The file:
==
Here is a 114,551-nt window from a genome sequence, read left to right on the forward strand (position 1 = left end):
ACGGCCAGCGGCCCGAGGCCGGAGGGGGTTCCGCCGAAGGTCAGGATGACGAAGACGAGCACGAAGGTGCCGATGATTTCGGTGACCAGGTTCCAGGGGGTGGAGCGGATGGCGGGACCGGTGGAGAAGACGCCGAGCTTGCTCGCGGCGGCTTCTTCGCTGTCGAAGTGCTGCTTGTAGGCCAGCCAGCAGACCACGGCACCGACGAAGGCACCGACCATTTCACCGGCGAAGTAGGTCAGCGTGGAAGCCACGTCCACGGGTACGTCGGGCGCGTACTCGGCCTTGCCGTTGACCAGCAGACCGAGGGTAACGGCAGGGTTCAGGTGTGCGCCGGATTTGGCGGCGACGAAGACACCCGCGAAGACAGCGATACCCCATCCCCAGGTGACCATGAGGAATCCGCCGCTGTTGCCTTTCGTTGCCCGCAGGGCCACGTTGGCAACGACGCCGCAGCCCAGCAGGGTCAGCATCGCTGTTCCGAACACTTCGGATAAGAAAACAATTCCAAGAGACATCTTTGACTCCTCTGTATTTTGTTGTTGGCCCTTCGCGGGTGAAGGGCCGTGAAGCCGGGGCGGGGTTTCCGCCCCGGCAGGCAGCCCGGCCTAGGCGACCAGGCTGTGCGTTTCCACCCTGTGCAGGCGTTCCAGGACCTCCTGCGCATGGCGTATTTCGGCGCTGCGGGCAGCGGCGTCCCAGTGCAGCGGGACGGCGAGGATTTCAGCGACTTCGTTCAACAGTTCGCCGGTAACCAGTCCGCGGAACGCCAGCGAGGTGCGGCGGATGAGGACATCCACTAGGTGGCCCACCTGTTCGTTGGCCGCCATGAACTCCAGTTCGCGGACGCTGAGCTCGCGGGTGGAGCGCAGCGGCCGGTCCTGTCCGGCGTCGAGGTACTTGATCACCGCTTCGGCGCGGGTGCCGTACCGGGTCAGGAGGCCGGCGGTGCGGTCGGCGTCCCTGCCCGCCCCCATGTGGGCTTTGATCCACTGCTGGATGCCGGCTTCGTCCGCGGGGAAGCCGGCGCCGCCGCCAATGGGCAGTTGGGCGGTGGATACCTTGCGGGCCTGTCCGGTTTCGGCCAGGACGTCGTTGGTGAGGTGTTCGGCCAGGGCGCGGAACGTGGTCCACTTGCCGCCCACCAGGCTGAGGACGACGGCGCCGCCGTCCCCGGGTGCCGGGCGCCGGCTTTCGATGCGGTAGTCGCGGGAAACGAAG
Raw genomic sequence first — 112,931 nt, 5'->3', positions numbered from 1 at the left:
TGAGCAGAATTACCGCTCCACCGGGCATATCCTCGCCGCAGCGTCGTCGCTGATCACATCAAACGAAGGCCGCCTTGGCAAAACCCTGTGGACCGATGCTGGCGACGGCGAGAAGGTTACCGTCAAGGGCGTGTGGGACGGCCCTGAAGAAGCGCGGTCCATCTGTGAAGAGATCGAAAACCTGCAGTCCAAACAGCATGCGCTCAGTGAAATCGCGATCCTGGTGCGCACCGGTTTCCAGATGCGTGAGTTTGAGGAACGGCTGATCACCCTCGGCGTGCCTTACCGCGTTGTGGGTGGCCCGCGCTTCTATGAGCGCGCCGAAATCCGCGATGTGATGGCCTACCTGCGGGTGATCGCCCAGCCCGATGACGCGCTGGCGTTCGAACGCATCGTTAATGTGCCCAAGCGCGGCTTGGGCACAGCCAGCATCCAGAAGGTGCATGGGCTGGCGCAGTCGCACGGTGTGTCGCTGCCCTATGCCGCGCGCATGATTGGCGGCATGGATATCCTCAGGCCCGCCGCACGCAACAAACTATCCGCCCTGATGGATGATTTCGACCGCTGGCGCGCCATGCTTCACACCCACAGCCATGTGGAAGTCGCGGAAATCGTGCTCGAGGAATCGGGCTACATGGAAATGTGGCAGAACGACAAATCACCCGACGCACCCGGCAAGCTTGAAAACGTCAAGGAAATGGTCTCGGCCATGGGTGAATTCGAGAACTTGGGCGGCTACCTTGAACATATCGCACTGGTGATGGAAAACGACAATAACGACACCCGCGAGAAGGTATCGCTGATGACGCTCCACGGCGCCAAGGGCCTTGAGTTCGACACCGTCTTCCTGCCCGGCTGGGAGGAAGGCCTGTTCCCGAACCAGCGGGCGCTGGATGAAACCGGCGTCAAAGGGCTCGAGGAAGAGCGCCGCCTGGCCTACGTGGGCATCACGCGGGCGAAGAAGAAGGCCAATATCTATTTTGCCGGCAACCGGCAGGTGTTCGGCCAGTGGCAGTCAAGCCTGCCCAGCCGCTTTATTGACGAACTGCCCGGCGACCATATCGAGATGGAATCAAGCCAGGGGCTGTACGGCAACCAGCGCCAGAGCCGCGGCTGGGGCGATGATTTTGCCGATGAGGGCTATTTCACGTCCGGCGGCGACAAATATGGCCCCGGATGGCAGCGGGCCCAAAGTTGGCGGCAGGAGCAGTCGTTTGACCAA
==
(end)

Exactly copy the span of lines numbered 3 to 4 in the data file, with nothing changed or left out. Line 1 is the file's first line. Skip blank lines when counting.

Raw genomic sequence first — 112,931 nt, 5'->3', positions numbered from 1 at the left:
TGAGCAGAATTACCGCTCCACCGGGCATATCCTCGCCGCAGCGTCGTCGCTGATCACATCAAACGAAGGCCGCCTTGGCAAAACCCTGTGGACCGATGCTGGCGACGGCGAGAAGGTTACCGTCAAGGGCGTGTGGGACGGCCCTGAAGAAGCGCGGTCCATCTGTGAAGAGATCGAAAACCTGCAGTCCAAACAGCATGCGCTCAGTGAAATCGCGATCCTGGTGCGCACCGGTTTCCAGATGCGTGAGTTTGAGGAACGGCTGATCACCCTCGGCGTGCCTTACCGCGTTGTGGGTGGCCCGCGCTTCTATGAGCGCGCCGAAATCCGCGATGTGATGGCCTACCTGCGGGTGATCGCCCAGCCCGATGACGCGCTGGCGTTCGAACGCATCGTTAATGTGCCCAAGCGCGGCTTGGGCACAGCCAGCATCCAGAAGGTGCATGGGCTGGCGCAGTCGCACGGTGTGTCGCTGCCCTATGCCGCGCGCATGATTGGCGGCATGGATATCCTCAGGCCCGCCGCACGCAACAAACTATCCGCCCTGATGGATGATTTCGACCGCTGGCGCGCCATGCTTCACACCCACAGCCATGTGGAAGTCGCGGAAATCGTGCTCGAGGAATCGGGCTACATGGAAATGTGGCAGAACGACAAATCACCCGACGCACCCGGCAAGCTTGAAAACGTCAAGGAAATGGTCTCGGCCATGGGTGAATTCGAGAACTTGGGCGGCTACCTTGAACATATCGCACTGGTGATGGAAAACGACAATAACGACACCCGCGAGAAGGTATCGCTGATGACGCTCCACGGCGCCAAGGGCCTTGAGTTCGACACCGTCTTCCTGCCCGGCTGGGAGGAAGGCCTGTTCCCGAACCAGCGGGCGCTGGATGAAACCGGCGTCAAAGGGCTCGAGGAAGAGCGCCGCCTGGCCTACGTGGGCATCACGCGGGCGAAGAAGAAGGCCAATATCTATTTTGCCGGCAACCGGCAGGTGTTCGGCCAGTGGCAGTCAAGCCTGCCCAGCCGCTTTATTGACGAACTGCCCGGCGACCATATCGAGATGGAATCAAGCCAGGGGCTGTACGGCAACCAGCGCCAGAGCCGCGGCTGGGGCGATGATTTTGCCGATGAGGGCTATTTCACGTCCGGCGGCGACAAATATGGCCCCGGATGGCAGCGGGCCCAAAGTTGGCGGCAGGAGCAGTCGTTTGACCAA